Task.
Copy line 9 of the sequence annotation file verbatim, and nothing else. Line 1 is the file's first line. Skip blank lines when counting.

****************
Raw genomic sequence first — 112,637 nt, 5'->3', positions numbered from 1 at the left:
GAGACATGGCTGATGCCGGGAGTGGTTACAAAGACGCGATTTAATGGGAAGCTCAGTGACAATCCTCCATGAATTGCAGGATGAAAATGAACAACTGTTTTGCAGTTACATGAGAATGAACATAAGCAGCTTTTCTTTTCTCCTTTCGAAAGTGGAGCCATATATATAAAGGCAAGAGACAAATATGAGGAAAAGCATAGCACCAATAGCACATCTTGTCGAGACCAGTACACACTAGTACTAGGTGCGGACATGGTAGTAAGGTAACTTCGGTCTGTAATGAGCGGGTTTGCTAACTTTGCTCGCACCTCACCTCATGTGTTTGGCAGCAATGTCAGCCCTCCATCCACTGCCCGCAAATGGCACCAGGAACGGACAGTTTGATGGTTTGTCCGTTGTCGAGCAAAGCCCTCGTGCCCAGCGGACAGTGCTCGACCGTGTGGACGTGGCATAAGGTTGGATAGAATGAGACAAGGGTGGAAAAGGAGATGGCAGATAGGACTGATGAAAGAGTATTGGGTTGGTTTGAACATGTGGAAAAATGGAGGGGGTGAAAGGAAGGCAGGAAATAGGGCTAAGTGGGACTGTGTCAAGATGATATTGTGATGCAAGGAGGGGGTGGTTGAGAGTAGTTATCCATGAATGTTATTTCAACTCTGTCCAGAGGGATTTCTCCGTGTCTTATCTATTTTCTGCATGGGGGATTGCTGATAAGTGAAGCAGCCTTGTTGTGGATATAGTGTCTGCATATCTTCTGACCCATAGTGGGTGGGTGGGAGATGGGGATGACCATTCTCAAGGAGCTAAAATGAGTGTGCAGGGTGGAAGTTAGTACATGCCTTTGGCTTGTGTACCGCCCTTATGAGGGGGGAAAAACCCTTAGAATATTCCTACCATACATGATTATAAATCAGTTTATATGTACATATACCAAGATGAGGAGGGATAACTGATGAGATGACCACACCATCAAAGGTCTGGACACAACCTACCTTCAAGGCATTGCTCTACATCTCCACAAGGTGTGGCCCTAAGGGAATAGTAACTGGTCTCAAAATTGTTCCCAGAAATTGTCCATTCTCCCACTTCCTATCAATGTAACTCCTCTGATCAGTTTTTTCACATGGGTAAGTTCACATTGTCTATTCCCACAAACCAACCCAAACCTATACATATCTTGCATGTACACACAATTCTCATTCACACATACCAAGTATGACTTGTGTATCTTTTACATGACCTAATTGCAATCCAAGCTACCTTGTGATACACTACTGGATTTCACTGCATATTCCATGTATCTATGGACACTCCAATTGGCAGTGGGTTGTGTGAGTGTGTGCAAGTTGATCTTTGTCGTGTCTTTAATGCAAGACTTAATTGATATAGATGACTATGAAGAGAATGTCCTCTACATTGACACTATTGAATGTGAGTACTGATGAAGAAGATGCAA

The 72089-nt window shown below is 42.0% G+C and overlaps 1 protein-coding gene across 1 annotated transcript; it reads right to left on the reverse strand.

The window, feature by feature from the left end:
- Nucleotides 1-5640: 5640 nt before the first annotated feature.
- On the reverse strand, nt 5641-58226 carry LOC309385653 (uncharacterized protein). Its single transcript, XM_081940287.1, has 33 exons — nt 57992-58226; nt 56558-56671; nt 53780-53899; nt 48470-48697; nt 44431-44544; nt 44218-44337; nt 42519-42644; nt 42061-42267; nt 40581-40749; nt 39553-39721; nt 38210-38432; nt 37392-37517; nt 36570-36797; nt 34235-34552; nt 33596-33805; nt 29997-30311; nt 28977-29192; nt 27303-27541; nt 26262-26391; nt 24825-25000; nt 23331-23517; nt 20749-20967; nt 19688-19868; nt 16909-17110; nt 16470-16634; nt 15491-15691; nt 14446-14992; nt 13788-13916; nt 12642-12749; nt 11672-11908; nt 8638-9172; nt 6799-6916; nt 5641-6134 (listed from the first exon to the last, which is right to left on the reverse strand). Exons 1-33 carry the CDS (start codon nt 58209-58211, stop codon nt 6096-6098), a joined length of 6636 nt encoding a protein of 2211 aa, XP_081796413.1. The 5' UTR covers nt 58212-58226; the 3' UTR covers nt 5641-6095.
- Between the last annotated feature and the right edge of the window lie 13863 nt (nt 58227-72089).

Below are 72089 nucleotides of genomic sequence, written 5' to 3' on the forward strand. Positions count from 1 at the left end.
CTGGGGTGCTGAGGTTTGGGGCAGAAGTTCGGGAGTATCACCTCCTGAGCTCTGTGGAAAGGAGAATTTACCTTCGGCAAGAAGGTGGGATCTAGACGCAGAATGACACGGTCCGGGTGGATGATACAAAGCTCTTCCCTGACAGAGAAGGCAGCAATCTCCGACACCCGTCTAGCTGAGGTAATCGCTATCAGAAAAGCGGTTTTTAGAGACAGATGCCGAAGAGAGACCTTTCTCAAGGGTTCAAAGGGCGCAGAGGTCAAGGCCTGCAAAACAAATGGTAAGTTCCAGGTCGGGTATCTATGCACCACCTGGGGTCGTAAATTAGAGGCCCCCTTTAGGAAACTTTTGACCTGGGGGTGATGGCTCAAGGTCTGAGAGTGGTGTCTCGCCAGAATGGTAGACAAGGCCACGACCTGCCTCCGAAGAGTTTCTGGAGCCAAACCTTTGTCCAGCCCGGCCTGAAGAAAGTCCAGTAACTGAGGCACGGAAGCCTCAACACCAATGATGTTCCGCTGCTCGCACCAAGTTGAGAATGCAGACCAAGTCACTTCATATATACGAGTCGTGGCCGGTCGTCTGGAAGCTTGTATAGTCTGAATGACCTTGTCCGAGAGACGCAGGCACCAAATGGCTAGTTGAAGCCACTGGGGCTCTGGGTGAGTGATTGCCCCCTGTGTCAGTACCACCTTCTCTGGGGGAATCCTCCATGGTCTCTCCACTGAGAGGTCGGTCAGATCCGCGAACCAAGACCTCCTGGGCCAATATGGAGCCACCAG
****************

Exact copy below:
CTGGGGTGCTGAGGTTTGGGGCAGAAGTTCGGGAGTATCACCTCCTGAGCTCTGTGGAAAGGAGAATTTACCTTCGGCAAGAAGGTGGGATCTAGACGCAGAATGACACGGTCCGGGTGGATGATACAAAGCTCTTCCCTGACAGAGAAGGCAGCAATCTCCGACACCCGTCTAGCTGAGGTAATCGCTATCAGAAAAGCGGTTTTTAGAGACAGATGCCGAAGAGAGACCTTTCTCAAGGGTTCAAAGGGCGCAGAGGTCAAGGCCTGCAAAACAAATGGTAAGTTCCAGGTCGGGTATCTATGCACCACCTGGGGTCGTAAATTAGAGGCCCCCTTTAGGAAACTTTTGACCTGGGGGTGATGGCTCAAGGTCTGAGAGTGGTGTCTCGCCAGAATGGTAGACAAGGCCACGACCTGCCTCCGAAGAGTTTCTGGAGCCAAACCTTTGTCCAGCCCGGCCTGAAGAAAGTCCAGTAACTGAGGCACGGAAGCCTCAACACCAATGATGTTCCGCTGCTCGCACCAAGTTGAGAATGCAGACCAAGTCACTTCATATATACGAGTCGTGGCCGGTCGTCTGGAAGCTTGTATAGTCTGAATGACCTTGTCCGAGAGACGCAGGCACCAAATGGCTAGTTGAAGCCACTGGGGCTCTGGGTGAGTGATTGCCCCCTGTGTCAGTACCACCTTCTCTGGGGGAATCCTCCATGGTCTCTCCACTGAGAGGTCGGTCAGATCCGCGAACCAAGACCTCCTGGGCCAATATGGAGCCACCAG